Why do my shins hurt and what can i do to fix it?
I am a 16 year old girl. I don't do much sports and recently did a substastancial amount of walking just the other day. I understand that it could be I am just not use to the work out but I concure because I ocasionally have achey bones. Such as when I cross my legs I can only stay that way for apoximately 5 minuties before I feel sore and need to stetch. I also feel achey in my knees, feet and ankles. But rarely ever in my upper body. What can I do for this?
You should start by seeing your pediatrician or adolescent medicine doctor about this issue. They can examine your legs and feet and help you figure out what might be going on and what you might need to do about it. One problem of shin pain is something called shin splints, or medial tibial stress syndrome. This tends to be brought out by significant physical exertion; therefore the fact that you did a lot of walking and that your shins now hurt could be related. Most of the time, shin splints will go away with rest and stretching exercise, although sometimes pain medications might be necessary. Pain and achiness when sitting down or crossing the legs might be a sign of a different condition, called patellofemoral pain syndrome, or runner's knee. This is also very common in people your age, especially those who are physically active. Both of these conditions, as well as others, can be diagnosed by your primary doctor. Based on what they find, they can help you decide whether or not pain medications, stretching exercises, or physical therapy might be necessary to get you back to feeling better. Make an appointment with your doctor as soon as you can!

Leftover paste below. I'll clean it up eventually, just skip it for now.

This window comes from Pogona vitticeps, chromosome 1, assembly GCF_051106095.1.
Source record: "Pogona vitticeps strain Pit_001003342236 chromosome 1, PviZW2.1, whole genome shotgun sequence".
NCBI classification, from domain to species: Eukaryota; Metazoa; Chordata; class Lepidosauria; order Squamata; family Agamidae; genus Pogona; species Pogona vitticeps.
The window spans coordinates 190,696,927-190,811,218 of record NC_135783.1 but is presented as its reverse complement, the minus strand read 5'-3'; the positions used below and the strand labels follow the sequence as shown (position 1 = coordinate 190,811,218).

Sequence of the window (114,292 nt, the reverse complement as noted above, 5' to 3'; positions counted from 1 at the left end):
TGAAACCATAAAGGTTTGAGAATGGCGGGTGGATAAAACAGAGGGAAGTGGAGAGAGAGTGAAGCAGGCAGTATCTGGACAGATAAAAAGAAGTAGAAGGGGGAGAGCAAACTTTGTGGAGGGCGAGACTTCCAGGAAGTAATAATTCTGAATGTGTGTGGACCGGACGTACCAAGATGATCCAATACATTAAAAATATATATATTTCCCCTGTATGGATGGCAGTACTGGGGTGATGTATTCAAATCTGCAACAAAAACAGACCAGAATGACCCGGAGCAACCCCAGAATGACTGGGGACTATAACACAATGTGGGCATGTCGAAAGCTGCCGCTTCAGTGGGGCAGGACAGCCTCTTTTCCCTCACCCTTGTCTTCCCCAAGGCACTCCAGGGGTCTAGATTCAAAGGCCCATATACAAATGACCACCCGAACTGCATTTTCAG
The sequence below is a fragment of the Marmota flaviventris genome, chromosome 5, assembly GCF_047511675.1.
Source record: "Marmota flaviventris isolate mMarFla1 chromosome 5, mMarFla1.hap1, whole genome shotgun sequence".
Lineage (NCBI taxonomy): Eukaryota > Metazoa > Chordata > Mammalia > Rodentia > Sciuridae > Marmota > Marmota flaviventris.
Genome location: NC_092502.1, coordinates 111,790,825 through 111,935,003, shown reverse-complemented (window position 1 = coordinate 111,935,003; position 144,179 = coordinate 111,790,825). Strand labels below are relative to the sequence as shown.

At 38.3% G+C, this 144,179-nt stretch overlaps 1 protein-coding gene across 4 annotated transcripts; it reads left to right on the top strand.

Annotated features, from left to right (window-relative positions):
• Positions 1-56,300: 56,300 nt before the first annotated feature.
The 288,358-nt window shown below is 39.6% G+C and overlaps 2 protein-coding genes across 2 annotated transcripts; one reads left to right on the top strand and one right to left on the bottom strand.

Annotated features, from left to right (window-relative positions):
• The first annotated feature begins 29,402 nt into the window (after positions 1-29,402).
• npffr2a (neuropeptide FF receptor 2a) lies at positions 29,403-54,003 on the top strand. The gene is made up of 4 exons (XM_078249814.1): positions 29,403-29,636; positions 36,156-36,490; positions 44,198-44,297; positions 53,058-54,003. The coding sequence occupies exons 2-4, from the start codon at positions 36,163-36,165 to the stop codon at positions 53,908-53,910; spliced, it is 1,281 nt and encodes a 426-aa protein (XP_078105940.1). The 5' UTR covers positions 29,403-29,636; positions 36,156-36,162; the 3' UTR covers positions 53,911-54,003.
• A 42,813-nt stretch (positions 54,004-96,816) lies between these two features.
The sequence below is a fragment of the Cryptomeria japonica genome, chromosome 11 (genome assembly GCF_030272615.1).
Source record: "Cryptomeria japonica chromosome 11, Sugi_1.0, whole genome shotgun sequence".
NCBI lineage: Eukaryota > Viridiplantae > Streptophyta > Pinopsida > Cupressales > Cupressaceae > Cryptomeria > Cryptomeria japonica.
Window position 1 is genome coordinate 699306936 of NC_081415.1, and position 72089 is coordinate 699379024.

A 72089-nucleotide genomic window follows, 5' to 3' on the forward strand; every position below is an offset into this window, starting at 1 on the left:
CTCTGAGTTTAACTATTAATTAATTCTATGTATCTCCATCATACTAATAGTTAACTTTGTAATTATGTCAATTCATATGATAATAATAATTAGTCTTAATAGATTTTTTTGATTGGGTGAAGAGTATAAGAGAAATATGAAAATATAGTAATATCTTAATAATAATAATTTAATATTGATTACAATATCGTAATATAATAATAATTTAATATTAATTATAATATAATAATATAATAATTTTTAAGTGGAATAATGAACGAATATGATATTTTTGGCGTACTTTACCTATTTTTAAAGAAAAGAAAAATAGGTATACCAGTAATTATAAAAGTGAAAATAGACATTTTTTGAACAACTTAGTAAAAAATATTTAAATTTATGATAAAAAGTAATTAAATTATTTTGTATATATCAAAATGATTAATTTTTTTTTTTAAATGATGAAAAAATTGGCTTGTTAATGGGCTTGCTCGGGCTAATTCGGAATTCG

This answer is for general informational purposes only and is not a substitute for professional medical advice.
If you think you may have a medical emergency, call your doctor or (in the United States) 911 immediately. Always seek the advice of your doctor before starting or changing treatment. Medical professionals who provide responses to health-related questions are intended third party beneficiaries with certain rights under Zocdoc’s Terms of Service.